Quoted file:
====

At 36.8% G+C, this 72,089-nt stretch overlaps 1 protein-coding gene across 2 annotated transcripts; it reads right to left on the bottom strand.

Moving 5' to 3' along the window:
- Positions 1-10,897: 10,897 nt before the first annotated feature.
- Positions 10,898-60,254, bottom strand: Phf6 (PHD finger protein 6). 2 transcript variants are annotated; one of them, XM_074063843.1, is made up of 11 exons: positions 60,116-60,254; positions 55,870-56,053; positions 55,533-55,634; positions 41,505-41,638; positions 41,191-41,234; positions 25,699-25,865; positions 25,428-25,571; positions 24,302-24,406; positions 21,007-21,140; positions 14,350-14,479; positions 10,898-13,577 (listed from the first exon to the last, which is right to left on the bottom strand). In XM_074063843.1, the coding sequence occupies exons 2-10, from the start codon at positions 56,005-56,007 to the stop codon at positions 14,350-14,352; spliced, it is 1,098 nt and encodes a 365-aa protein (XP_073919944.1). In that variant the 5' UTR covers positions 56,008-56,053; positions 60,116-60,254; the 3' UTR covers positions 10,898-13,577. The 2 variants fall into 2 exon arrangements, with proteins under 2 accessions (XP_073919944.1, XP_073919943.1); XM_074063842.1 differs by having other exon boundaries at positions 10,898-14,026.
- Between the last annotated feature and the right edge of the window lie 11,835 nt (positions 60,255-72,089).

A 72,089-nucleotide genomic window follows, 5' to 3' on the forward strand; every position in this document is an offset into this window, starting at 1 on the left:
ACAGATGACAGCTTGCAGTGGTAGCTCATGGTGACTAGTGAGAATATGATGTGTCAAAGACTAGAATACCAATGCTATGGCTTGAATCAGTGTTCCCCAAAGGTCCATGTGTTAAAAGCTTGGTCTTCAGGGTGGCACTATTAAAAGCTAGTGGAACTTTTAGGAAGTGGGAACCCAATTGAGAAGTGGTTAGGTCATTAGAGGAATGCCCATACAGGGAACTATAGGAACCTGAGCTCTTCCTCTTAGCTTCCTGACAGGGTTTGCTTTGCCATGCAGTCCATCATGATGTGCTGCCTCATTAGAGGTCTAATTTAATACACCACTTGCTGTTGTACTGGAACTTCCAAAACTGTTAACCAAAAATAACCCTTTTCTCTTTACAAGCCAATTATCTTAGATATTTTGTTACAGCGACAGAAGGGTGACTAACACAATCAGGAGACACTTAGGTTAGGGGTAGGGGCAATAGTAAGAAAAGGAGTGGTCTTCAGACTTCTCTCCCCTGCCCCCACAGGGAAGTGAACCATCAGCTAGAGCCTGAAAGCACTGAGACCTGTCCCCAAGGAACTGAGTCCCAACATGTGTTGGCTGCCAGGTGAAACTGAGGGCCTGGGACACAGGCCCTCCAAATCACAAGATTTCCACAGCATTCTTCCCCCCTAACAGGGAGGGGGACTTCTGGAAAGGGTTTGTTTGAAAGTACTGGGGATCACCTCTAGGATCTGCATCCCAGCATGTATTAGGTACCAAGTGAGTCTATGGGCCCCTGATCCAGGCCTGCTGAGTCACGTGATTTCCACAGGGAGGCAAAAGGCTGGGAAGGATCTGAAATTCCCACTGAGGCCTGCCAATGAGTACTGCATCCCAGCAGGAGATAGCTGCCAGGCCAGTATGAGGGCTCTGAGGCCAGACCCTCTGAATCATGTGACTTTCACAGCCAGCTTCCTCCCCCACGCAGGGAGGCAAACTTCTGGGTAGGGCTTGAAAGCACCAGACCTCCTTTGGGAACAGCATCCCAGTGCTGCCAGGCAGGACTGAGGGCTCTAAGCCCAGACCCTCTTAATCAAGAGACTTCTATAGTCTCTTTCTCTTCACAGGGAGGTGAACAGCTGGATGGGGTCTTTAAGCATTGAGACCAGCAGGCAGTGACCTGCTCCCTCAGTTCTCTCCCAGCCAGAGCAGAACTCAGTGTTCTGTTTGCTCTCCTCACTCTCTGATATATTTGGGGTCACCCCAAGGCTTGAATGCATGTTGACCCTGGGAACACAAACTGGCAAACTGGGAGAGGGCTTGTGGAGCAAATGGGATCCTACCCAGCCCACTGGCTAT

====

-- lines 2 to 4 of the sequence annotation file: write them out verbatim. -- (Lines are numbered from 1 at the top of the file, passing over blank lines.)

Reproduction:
Moving 5' to 3' along the window:
- Positions 1-10,897: 10,897 nt before the first annotated feature.
- Positions 10,898-60,254, bottom strand: Phf6 (PHD finger protein 6). 2 transcript variants are annotated; one of them, XM_074063843.1, is made up of 11 exons: positions 60,116-60,254; positions 55,870-56,053; positions 55,533-55,634; positions 41,505-41,638; positions 41,191-41,234; positions 25,699-25,865; positions 25,428-25,571; positions 24,302-24,406; positions 21,007-21,140; positions 14,350-14,479; positions 10,898-13,577 (listed from the first exon to the last, which is right to left on the bottom strand). In XM_074063843.1, the coding sequence occupies exons 2-10, from the start codon at positions 56,005-56,007 to the stop codon at positions 14,350-14,352; spliced, it is 1,098 nt and encodes a 365-aa protein (XP_073919944.1). In that variant the 5' UTR covers positions 56,008-56,053; positions 60,116-60,254; the 3' UTR covers positions 10,898-13,577. The 2 variants fall into 2 exon arrangements, with proteins under 2 accessions (XP_073919944.1, XP_073919943.1); XM_074063842.1 differs by having other exon boundaries at positions 10,898-14,026.